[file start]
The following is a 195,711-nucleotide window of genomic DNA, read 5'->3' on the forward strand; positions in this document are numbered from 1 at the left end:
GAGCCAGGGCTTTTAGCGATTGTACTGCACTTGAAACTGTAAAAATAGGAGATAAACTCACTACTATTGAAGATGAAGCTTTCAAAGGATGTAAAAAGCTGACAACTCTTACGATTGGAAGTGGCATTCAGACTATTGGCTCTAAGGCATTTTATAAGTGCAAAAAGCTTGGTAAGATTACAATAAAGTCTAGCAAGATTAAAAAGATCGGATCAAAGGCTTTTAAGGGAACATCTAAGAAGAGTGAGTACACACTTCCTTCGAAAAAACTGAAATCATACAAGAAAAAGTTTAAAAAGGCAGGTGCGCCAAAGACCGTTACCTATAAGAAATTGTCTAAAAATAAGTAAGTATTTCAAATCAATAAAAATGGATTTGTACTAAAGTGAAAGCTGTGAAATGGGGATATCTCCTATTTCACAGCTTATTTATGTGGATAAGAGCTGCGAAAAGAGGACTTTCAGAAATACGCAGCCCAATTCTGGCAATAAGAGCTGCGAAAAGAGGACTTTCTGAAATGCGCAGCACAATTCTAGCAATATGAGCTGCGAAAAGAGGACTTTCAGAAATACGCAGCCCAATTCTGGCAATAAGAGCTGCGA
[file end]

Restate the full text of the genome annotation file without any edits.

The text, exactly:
The following is a 195,711-nucleotide window of genomic DNA, read 5'->3' on the forward strand; positions in this document are numbered from 1 at the left end:
GAGCCAGGGCTTTTAGCGATTGTACTGCACTTGAAACTGTAAAAATAGGAGATAAACTCACTACTATTGAAGATGAAGCTTTCAAAGGATGTAAAAAGCTGACAACTCTTACGATTGGAAGTGGCATTCAGACTATTGGCTCTAAGGCATTTTATAAGTGCAAAAAGCTTGGTAAGATTACAATAAAGTCTAGCAAGATTAAAAAGATCGGATCAAAGGCTTTTAAGGGAACATCTAAGAAGAGTGAGTACACACTTCCTTCGAAAAAACTGAAATCATACAAGAAAAAGTTTAAAAAGGCAGGTGCGCCAAAGACCGTTACCTATAAGAAATTGTCTAAAAATAAGTAAGTATTTCAAATCAATAAAAATGGATTTGTACTAAAGTGAAAGCTGTGAAATGGGGATATCTCCTATTTCACAGCTTATTTATGTGGATAAGAGCTGCGAAAAGAGGACTTTCAGAAATACGCAGCCCAATTCTGGCAATAAGAGCTGCGAAAAGAGGACTTTCTGAAATGCGCAGCACAATTCTAGCAATATGAGCTGCGAAAAGAGGACTTTCAGAAATACGCAGCCCAATTCTGGCAATAAGAGCTGCGA